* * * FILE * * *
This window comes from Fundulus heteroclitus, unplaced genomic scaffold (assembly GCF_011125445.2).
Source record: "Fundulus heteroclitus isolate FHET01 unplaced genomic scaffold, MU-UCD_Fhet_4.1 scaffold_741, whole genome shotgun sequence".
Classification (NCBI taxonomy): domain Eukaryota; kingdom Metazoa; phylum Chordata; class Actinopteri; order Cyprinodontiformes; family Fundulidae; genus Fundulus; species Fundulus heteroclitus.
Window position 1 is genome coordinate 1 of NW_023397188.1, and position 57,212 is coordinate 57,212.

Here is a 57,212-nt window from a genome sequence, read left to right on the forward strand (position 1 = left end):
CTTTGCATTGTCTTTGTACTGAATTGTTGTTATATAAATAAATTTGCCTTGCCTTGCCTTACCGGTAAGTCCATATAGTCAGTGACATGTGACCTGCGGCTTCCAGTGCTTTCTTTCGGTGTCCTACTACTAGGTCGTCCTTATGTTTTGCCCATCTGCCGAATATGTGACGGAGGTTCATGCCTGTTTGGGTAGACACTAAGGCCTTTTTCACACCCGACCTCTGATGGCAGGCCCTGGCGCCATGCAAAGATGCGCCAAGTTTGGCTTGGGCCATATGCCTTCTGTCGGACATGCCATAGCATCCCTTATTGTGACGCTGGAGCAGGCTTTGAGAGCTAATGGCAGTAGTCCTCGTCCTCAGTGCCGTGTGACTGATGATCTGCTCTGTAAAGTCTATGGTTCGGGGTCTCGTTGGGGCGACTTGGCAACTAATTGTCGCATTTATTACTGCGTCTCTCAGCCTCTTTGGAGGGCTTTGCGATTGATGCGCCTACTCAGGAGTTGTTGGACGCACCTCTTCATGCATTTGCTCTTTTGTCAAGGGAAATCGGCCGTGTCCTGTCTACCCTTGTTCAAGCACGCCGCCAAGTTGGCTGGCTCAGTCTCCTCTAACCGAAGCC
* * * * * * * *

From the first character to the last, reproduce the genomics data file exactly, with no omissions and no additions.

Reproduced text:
This window comes from Fundulus heteroclitus, unplaced genomic scaffold (assembly GCF_011125445.2).
Source record: "Fundulus heteroclitus isolate FHET01 unplaced genomic scaffold, MU-UCD_Fhet_4.1 scaffold_741, whole genome shotgun sequence".
Classification (NCBI taxonomy): domain Eukaryota; kingdom Metazoa; phylum Chordata; class Actinopteri; order Cyprinodontiformes; family Fundulidae; genus Fundulus; species Fundulus heteroclitus.
Window position 1 is genome coordinate 1 of NW_023397188.1, and position 57,212 is coordinate 57,212.

Here is a 57,212-nt window from a genome sequence, read left to right on the forward strand (position 1 = left end):
CTTTGCATTGTCTTTGTACTGAATTGTTGTTATATAAATAAATTTGCCTTGCCTTGCCTTACCGGTAAGTCCATATAGTCAGTGACATGTGACCTGCGGCTTCCAGTGCTTTCTTTCGGTGTCCTACTACTAGGTCGTCCTTATGTTTTGCCCATCTGCCGAATATGTGACGGAGGTTCATGCCTGTTTGGGTAGACACTAAGGCCTTTTTCACACCCGACCTCTGATGGCAGGCCCTGGCGCCATGCAAAGATGCGCCAAGTTTGGCTTGGGCCATATGCCTTCTGTCGGACATGCCATAGCATCCCTTATTGTGACGCTGGAGCAGGCTTTGAGAGCTAATGGCAGTAGTCCTCGTCCTCAGTGCCGTGTGACTGATGATCTGCTCTGTAAAGTCTATGGTTCGGGGTCTCGTTGGGGCGACTTGGCAACTAATTGTCGCATTTATTACTGCGTCTCTCAGCCTCTTTGGAGGGCTTTGCGATTGATGCGCCTACTCAGGAGTTGTTGGACGCACCTCTTCATGCATTTGCTCTTTTGTCAAGGGAAATCGGCCGTGTCCTGTCTACCCTTGTTCAAGCACGCCGCCAAGTTGGCTGGCTCAGTCTCCTCTAACCGAAGCC